Tag Archives: creative process

Niko Draws A Feeling

“Niko Draws A Feeling

Everywhere that Niko looks, he draws something that inspires him like the ring-a-ling of an ice cream truck and the hard work of a mother robin building her nest.

No one understands his drawings until one day a girl moves in next door and sees sadness in his drawing.

Niko draws her a picture and asks her, “What is this?” She answers, “It makes me feel like I made a new friend.”

This book promotes imagination, a different perspective, and being unique.

TITLE: Niko Draws A Feeling

AUTHOR: Bob Raczka

ILLUSTRATOR: Simone Shin

PUBLISHER: Carolrhoda, 2017

AGE GROUP: 4-7

CREATIVE COMPONENTS: imagination, a different perspective, unique

LEARNING EXTENSIONS:

1) Pick an emotion. Draw what that emotion feels like to you. Draw the opposite emotion of the emotion you picked.

2) Draw the surprise of a surprise party. Draw the joy of receiving a present.

3) Abstract Art is expression of emotion that uses only lines, colors, and shapes, no subject.

Make your own abstract art. Think of an emotion. Freely draw lines onto a blank sheet of paper. Fill in your picture with different colors.

EXTENDING CONNECTIONS:

To learn more about Bob Raczka, visit:

http://www.bobraczka.com/about/

To learn more about Simone Shin, visit:

http://simoneshin.com

Creative Thinking Prompt: Design A Toy

 

 
Creative Thinking Prompt: Design A Toy

  Step One: Research past and present toys.

Which ones do you like? Why?

Which ones do you not like? Why?

Which characteristics of the toys you picked could you use in your new toy?

What parts from your favorite toy could you use in your new toy?

Now ⇒  Think About Your Toy Design

Color?

Shape?

Size?

Moving Parts?

Feel?

Sound?

What type of toy do you want to make?

What materials will your toy be made from?

What can you do with it?

Why is it fun to play with?

Who will play with this toy?

Who will buy this toy?

How will someone play with it?

 Step Two: Sketch out your design.

 Step Three: Invent your toy.

Use recyclables and items found around the house to design your toy.

Introduce your toy to someone. Let them ask questions about your toy.

 Step Four: Revise your toy design.

  Step Five: Name your toy. Write a brief description on how to play with your toy.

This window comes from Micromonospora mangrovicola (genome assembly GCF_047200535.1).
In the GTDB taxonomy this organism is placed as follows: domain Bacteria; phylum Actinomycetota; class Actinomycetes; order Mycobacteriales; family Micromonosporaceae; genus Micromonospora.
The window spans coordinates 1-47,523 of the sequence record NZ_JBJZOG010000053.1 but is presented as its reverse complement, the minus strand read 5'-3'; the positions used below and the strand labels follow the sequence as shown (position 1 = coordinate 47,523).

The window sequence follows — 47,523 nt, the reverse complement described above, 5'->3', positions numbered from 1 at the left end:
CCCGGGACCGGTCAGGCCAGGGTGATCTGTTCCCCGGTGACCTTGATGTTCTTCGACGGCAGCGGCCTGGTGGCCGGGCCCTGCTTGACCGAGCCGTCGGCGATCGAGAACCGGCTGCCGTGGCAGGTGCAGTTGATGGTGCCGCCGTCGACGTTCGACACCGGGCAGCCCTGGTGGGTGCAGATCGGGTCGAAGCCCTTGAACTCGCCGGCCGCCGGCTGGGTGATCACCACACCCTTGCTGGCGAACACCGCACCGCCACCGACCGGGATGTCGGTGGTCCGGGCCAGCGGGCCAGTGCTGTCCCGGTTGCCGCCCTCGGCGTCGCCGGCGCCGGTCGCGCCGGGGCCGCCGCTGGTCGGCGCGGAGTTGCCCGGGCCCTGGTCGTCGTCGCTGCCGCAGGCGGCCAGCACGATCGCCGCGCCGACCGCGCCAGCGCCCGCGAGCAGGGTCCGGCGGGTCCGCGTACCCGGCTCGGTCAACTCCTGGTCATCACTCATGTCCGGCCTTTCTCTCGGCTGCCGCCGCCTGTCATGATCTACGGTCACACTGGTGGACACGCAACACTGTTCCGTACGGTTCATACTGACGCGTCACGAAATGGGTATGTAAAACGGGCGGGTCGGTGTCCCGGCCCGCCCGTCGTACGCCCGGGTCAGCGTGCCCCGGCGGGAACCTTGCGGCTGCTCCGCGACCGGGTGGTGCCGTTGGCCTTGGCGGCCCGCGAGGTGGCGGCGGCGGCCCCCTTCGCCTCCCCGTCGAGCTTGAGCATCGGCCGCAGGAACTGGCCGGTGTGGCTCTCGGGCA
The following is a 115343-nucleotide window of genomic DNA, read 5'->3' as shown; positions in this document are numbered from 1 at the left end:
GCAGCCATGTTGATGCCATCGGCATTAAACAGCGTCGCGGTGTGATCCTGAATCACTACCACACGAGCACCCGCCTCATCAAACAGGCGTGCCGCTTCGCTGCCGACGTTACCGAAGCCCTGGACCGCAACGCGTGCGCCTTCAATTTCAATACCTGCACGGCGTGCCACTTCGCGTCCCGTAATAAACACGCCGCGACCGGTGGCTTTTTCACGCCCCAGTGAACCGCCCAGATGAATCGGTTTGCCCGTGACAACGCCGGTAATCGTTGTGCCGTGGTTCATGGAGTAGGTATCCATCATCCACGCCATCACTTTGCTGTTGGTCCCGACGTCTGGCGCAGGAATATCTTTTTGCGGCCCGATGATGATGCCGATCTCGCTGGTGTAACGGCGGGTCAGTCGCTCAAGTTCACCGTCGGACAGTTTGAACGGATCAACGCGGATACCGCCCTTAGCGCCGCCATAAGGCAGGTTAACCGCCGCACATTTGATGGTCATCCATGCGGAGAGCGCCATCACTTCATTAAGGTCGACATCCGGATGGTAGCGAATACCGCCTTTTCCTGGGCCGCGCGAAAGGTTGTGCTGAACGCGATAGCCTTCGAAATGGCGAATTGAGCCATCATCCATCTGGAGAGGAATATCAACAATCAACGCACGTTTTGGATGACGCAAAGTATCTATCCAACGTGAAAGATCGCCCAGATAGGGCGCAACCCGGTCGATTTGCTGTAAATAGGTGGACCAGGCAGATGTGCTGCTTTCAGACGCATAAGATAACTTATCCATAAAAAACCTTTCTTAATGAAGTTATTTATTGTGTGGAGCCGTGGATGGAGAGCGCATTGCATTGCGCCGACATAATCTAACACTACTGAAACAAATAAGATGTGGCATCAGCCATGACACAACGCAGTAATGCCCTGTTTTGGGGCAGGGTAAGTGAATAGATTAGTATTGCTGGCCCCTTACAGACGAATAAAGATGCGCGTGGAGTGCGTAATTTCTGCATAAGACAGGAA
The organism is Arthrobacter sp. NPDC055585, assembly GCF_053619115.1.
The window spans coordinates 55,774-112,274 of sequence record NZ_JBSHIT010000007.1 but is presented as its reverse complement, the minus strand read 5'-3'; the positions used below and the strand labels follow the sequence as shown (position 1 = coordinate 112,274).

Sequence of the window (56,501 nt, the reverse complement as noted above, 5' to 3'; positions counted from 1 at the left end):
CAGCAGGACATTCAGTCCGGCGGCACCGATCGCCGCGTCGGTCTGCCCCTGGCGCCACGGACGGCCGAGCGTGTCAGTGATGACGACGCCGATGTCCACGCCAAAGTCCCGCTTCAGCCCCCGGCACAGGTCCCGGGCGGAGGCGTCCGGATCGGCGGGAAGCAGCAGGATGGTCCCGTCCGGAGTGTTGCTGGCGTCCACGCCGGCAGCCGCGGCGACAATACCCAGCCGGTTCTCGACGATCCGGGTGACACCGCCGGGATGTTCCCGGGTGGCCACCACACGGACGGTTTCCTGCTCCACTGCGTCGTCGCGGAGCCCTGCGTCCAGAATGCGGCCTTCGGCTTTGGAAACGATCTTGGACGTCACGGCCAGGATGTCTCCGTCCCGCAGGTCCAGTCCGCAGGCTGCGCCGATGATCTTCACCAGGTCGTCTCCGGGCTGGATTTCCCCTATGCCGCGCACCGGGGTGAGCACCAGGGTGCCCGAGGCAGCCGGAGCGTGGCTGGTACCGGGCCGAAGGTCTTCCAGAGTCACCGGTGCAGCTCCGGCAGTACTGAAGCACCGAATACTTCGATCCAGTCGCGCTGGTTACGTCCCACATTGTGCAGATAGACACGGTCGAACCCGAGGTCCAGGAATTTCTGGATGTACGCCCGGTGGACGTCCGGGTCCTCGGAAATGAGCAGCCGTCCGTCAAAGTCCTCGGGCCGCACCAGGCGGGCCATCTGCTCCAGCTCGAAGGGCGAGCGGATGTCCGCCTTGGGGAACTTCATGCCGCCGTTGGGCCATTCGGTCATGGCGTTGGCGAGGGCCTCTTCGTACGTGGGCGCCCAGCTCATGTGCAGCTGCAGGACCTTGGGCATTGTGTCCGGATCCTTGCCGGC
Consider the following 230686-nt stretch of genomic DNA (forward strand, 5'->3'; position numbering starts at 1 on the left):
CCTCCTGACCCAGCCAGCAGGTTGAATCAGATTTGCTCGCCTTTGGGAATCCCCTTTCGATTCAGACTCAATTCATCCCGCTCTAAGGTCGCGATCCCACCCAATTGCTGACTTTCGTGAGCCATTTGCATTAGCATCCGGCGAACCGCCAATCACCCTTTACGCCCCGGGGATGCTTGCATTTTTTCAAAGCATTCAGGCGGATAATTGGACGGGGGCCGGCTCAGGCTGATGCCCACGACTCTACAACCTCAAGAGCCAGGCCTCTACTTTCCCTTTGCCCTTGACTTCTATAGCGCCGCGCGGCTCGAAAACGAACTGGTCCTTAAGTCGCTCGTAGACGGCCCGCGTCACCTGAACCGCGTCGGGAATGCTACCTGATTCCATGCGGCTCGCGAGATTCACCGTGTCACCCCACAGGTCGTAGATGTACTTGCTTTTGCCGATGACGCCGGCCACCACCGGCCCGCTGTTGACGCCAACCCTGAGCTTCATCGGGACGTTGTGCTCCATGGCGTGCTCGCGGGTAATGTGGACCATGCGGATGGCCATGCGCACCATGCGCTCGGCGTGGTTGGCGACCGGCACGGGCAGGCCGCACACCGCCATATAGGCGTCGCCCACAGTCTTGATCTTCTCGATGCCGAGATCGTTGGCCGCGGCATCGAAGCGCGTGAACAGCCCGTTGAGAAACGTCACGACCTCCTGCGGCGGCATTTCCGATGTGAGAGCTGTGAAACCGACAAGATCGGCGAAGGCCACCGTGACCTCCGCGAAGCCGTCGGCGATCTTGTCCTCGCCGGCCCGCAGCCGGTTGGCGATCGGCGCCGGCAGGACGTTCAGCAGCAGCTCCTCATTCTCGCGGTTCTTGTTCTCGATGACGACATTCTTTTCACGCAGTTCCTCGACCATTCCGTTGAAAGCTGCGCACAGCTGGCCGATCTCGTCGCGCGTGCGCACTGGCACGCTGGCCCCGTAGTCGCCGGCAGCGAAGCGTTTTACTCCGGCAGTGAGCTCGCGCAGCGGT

Step Six: Marketing

Where will you sell your toy?

Design a logo and brand name.

How will you package your toy?

What will your toy cost?

How is your toy different than other toys?

Why would someone buy your toy?

  Happy Toy Inventing!  

The Big Adventure Of A Little Line

The Big Adventure Of A Little Line”

While walking a boy finds a line by the side of the road. He brings it home and forgets about it. Then one day he puts the line on a blank page. It moves. So everyday he opens his notebook and talks to the line.

Sometimes the line wouldn’t do what the boy wanted.

The boy and his line grow up together. Inseparable, they tell stories, visit famous people, do dangerous things and travel the world.

Then the time comes. The boy, who is now a man, cuts off a tiny piece of the line and places it along the road. Who will pick it up?

This book promotes creative process, creative expression, and passion.

TITLE: The Big Adventure Of A Little Line

AUTHOR: Serge Bloch

ILLUSTRATOR: Serge Bloch

PUBLISHER: Thames & Hudson, 2015

AGE GROUP: 4-7

CREATIVE COMPONENTS: creative process, creative expression, passion

LEARNING EXTENSIONS:

1) What artist do you admire? What do you admire about that artist? How is that artist creative? In what ways are you like that artist? If you think you aren’t similar to your chosen artist, think deeper because you do have something in common.

2) How is a line like a star? How is an artist like a brain? How is a book without pictures like you? After you answer these questions, develop your own questions comparing lines to other things that seem as if they wouldn’t have anything in common.

3) Listening to music of your choice, draw one continuous line for one minute (no lifting your pencil). Then reflect on your line. Turn it sideways, upside-down to see what else it can be. Transform your line into an image or incorporate it into another picture you have already drawn.

EXTENDING CONNECTIONS:

To learn more about author/illustrator Serge Bloch, visit:

http://www.sergebloch.com